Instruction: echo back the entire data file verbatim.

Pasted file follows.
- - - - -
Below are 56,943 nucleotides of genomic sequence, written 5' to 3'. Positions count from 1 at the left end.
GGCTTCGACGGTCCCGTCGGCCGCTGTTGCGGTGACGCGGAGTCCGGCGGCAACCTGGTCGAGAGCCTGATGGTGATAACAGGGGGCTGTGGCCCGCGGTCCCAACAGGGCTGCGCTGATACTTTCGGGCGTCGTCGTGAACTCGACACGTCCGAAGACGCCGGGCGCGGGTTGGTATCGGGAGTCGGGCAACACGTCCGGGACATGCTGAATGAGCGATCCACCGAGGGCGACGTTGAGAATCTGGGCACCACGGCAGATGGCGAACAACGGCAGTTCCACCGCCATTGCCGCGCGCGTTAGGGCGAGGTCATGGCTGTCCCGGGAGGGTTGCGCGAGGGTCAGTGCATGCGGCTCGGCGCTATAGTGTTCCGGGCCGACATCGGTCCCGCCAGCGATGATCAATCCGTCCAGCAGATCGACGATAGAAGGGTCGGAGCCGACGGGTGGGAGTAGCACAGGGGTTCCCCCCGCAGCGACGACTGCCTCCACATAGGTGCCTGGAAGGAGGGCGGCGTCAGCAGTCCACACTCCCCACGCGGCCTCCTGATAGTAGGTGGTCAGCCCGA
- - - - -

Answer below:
Below are 56,943 nucleotides of genomic sequence, written 5' to 3'. Positions count from 1 at the left end.
GGCTTCGACGGTCCCGTCGGCCGCTGTTGCGGTGACGCGGAGTCCGGCGGCAACCTGGTCGAGAGCCTGATGGTGATAACAGGGGGCTGTGGCCCGCGGTCCCAACAGGGCTGCGCTGATACTTTCGGGCGTCGTCGTGAACTCGACACGTCCGAAGACGCCGGGCGCGGGTTGGTATCGGGAGTCGGGCAACACGTCCGGGACATGCTGAATGAGCGATCCACCGAGGGCGACGTTGAGAATCTGGGCACCACGGCAGATGGCGAACAACGGCAGTTCCACCGCCATTGCCGCGCGCGTTAGGGCGAGGTCATGGCTGTCCCGGGAGGGTTGCGCGAGGGTCAGTGCATGCGGCTCGGCGCTATAGTGTTCCGGGCCGACATCGGTCCCGCCAGCGATGATCAATCCGTCCAGCAGATCGACGATAGAAGGGTCGGAGCCGACGGGTGGGAGTAGCACAGGGGTTCCCCCCGCAGCGACGACTGCCTCCACATAGGTGCCTGGAAGGAGGGCGGCGTCAGCAGTCCACACTCCCCACGCGGCCTCCTGATAGTAGGTGGTCAGCCCGA